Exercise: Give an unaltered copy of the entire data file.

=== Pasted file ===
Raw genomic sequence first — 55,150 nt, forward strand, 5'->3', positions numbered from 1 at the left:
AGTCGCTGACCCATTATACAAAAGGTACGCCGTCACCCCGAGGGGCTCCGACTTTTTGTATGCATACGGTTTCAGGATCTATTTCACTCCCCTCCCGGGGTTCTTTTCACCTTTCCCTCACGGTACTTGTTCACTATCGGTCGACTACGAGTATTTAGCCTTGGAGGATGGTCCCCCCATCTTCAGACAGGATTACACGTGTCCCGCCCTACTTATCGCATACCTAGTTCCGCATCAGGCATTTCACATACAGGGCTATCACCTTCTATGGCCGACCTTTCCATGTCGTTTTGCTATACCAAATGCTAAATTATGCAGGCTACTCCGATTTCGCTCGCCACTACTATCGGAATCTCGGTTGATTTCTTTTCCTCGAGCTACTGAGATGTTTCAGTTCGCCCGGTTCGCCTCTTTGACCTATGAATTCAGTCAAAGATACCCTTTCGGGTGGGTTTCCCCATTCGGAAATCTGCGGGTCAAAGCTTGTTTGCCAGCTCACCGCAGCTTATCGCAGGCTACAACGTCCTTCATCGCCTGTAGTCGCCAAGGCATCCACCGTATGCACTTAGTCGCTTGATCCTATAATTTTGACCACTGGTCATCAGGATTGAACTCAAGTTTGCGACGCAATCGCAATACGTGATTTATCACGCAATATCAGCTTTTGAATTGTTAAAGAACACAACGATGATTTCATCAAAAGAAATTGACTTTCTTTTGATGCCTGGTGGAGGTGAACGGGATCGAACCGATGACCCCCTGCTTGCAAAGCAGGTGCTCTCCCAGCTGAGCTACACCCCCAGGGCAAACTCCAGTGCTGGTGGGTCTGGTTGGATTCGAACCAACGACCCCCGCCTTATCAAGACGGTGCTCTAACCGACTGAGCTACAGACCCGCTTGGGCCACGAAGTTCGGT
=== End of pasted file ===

Raw genomic sequence first — 55,150 nt, forward strand, 5'->3', positions numbered from 1 at the left:
AGTCGCTGACCCATTATACAAAAGGTACGCCGTCACCCCGAGGGGCTCCGACTTTTTGTATGCATACGGTTTCAGGATCTATTTCACTCCCCTCCCGGGGTTCTTTTCACCTTTCCCTCACGGTACTTGTTCACTATCGGTCGACTACGAGTATTTAGCCTTGGAGGATGGTCCCCCCATCTTCAGACAGGATTACACGTGTCCCGCCCTACTTATCGCATACCTAGTTCCGCATCAGGCATTTCACATACAGGGCTATCACCTTCTATGGCCGACCTTTCCATGTCGTTTTGCTATACCAAATGCTAAATTATGCAGGCTACTCCGATTTCGCTCGCCACTACTATCGGAATCTCGGTTGATTTCTTTTCCTCGAGCTACTGAGATGTTTCAGTTCGCCCGGTTCGCCTCTTTGACCTATGAATTCAGTCAAAGATACCCTTTCGGGTGGGTTTCCCCATTCGGAAATCTGCGGGTCAAAGCTTGTTTGCCAGCTCACCGCAGCTTATCGCAGGCTACAACGTCCTTCATCGCCTGTAGTCGCCAAGGCATCCACCGTATGCACTTAGTCGCTTGATCCTATAATTTTGACCACTGGTCATCAGGATTGAACTCAAGTTTGCGACGCAATCGCAATACGTGATTTATCACGCAATATCAGCTTTTGAATTGTTAAAGAACACAACGATGATTTCATCAAAAGAAATTGACTTTCTTTTGATGCCTGGTGGAGGTGAACGGGATCGAACCGATGACCCCCTGCTTGCAAAGCAGGTGCTCTCCCAGCTGAGCTACACCCCCAGGGCAAACTCCAGTGCTGGTGGGTCTGGTTGGATTCGAACCAACGACCCCCGCCTTATCAAGACGGTGCTCTAACCGACTGAGCTACAGACCCGCTTGGGCCACGAAGTTCGGT